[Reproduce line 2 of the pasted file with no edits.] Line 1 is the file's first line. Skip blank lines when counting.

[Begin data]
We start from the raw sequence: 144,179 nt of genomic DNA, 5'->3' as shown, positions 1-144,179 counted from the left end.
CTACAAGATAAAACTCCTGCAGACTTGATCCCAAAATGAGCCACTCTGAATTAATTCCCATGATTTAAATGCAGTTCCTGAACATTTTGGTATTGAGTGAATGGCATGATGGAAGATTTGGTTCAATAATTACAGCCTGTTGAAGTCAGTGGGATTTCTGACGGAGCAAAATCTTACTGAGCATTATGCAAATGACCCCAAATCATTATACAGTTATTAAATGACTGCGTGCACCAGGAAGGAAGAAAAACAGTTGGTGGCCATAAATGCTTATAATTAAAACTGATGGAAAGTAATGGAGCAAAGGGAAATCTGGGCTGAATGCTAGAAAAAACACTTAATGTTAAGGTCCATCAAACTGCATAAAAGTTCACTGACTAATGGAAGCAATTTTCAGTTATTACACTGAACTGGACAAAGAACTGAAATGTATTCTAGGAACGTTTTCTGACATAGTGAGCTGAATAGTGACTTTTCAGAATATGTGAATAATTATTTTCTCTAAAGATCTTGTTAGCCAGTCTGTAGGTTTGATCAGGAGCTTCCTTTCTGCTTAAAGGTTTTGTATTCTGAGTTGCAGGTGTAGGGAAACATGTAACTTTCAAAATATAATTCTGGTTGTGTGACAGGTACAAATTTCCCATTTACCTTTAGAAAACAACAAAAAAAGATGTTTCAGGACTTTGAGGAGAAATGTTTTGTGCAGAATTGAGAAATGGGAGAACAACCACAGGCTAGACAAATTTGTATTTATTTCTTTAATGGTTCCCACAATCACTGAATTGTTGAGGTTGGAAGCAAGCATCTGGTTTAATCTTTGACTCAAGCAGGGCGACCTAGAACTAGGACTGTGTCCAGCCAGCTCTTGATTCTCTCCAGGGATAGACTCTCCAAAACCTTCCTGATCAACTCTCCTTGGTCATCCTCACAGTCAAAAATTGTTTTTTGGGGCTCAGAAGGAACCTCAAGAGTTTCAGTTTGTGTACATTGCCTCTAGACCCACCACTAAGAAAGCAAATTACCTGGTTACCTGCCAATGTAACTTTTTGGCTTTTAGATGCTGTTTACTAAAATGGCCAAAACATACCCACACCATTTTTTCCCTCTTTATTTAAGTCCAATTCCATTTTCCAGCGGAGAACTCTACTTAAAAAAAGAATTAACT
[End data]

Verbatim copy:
CTACAAGATAAAACTCCTGCAGACTTGATCCCAAAATGAGCCACTCTGAATTAATTCCCATGATTTAAATGCAGTTCCTGAACATTTTGGTATTGAGTGAATGGCATGATGGAAGATTTGGTTCAATAATTACAGCCTGTTGAAGTCAGTGGGATTTCTGACGGAGCAAAATCTTACTGAGCATTATGCAAATGACCCCAAATCATTATACAGTTATTAAATGACTGCGTGCACCAGGAAGGAAGAAAAACAGTTGGTGGCCATAAATGCTTATAATTAAAACTGATGGAAAGTAATGGAGCAAAGGGAAATCTGGGCTGAATGCTAGAAAAAACACTTAATGTTAAGGTCCATCAAACTGCATAAAAGTTCACTGACTAATGGAAGCAATTTTCAGTTATTACACTGAACTGGACAAAGAACTGAAATGTATTCTAGGAACGTTTTCTGACATAGTGAGCTGAATAGTGACTTTTCAGAATATGTGAATAATTATTTTCTCTAAAGATCTTGTTAGCCAGTCTGTAGGTTTGATCAGGAGCTTCCTTTCTGCTTAAAGGTTTTGTATTCTGAGTTGCAGGTGTAGGGAAACATGTAACTTTCAAAATATAATTCTGGTTGTGTGACAGGTACAAATTTCCCATTTACCTTTAGAAAACAACAAAAAAAGATGTTTCAGGACTTTGAGGAGAAATGTTTTGTGCAGAATTGAGAAATGGGAGAACAACCACAGGCTAGACAAATTTGTATTTATTTCTTTAATGGTTCCCACAATCACTGAATTGTTGAGGTTGGAAGCAAGCATCTGGTTTAATCTTTGACTCAAGCAGGGCGACCTAGAACTAGGACTGTGTCCAGCCAGCTCTTGATTCTCTCCAGGGATAGACTCTCCAAAACCTTCCTGATCAACTCTCCTTGGTCATCCTCACAGTCAAAAATTGTTTTTTGGGGCTCAGAAGGAACCTCAAGAGTTTCAGTTTGTGTACATTGCCTCTAGACCCACCACTAAGAAAGCAAATTACCTGGTTACCTGCCAATGTAACTTTTTGGCTTTTAGATGCTGTTTACTAAAATGGCCAAAACATACCCACACCATTTTTTCCCTCTTTATTTAAGTCCAATTCCATTTTCCAGCGGAGAACTCTACTTAAAAAAAGAATTAACT